What was likely the final legal challenge to the removal of the P.G.T. Beuaregard monument in New Orleans ended today with a judge denying a temporary injunction. The three remaining monuments will likely come down within the next few weeks. I suspect that this will happen sooner than later given the potential for violence.
Did it have to come to this? I agree that this is a somewhat silly counterfactual, but let’s imagine for a moment a monument to a former Confederate general not depicted in military uniform and/or on a horse.
What if Beauregard had been depicted in one of his postwar civic roles that highlighted his thoughts on race:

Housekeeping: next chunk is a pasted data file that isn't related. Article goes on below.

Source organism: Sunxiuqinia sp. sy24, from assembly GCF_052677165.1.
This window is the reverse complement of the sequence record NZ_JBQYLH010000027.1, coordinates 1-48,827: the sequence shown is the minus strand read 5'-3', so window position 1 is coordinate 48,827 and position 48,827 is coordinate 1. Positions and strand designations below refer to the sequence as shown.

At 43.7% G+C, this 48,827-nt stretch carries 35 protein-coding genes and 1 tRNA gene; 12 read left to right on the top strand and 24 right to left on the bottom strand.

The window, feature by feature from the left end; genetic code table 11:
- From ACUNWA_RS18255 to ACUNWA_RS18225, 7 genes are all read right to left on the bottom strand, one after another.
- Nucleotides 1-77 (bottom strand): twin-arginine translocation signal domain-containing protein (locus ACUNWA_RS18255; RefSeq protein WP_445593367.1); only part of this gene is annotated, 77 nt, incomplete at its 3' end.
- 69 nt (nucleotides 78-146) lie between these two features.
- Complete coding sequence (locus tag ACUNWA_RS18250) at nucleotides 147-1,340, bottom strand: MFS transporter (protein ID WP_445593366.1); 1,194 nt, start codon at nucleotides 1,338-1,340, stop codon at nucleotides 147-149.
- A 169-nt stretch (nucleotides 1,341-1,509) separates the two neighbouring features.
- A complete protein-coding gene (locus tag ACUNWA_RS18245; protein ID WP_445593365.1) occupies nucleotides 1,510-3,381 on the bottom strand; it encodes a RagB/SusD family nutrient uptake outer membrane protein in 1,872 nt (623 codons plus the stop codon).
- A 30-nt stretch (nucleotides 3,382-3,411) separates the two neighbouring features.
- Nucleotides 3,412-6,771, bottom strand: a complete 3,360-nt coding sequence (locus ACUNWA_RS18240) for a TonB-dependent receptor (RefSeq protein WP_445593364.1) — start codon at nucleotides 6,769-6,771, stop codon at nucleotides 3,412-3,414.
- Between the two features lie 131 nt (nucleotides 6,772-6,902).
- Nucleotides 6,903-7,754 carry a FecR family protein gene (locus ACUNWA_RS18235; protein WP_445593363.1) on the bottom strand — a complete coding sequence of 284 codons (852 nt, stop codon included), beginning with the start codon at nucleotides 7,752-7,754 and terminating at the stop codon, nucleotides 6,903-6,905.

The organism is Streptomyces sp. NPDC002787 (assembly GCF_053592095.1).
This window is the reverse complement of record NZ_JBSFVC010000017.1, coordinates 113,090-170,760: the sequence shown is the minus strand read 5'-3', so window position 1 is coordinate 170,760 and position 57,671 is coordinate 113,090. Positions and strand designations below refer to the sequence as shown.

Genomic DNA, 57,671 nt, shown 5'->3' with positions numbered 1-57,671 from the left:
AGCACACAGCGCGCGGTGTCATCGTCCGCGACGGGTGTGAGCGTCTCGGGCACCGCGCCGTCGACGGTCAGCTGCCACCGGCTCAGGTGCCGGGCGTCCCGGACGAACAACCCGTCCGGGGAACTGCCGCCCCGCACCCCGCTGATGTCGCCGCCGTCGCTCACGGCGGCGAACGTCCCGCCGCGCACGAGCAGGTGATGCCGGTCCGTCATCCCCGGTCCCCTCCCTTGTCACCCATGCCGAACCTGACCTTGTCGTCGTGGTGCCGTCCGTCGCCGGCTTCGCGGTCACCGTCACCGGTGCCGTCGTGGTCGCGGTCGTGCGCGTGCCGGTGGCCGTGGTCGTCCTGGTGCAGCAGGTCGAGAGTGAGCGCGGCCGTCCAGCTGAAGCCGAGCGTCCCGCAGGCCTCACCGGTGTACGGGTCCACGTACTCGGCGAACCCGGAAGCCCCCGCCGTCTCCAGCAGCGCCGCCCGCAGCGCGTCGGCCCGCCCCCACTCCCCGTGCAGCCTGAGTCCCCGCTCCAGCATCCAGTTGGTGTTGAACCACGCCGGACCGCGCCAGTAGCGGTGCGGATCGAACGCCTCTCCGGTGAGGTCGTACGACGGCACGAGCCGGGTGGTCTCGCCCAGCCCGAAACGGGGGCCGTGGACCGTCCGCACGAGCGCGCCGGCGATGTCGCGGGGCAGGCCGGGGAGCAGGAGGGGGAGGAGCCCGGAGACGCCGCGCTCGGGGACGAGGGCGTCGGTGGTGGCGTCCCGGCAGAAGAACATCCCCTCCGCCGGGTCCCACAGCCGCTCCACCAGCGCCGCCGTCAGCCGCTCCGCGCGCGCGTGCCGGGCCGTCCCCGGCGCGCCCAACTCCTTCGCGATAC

I am persuaded that the natural relation between the white and colored people is that of friendship. I am persuaded that their interests are identical; that their destinies in this state, where the two races are equally divided, are linked together; and that there is no prosperity for Louisiana which must not be the result of their cooperation.
I am equally convinced that the evils anticipated by some men from the practical enforcement of equal rights are mostly imaginary, and that the relation of the races in the exercise of these rights will speedily adjust themselves to the satisfaction of all. [July 1873]
What if R.E. Lee was not atop a pedestal, in uniform, facing north with arms clenched, but depicted in a scene from his brief tenure as president of Washington College that encouraged education in a reunited nation?
Would these monuments be on the chopping block right now? What do you think?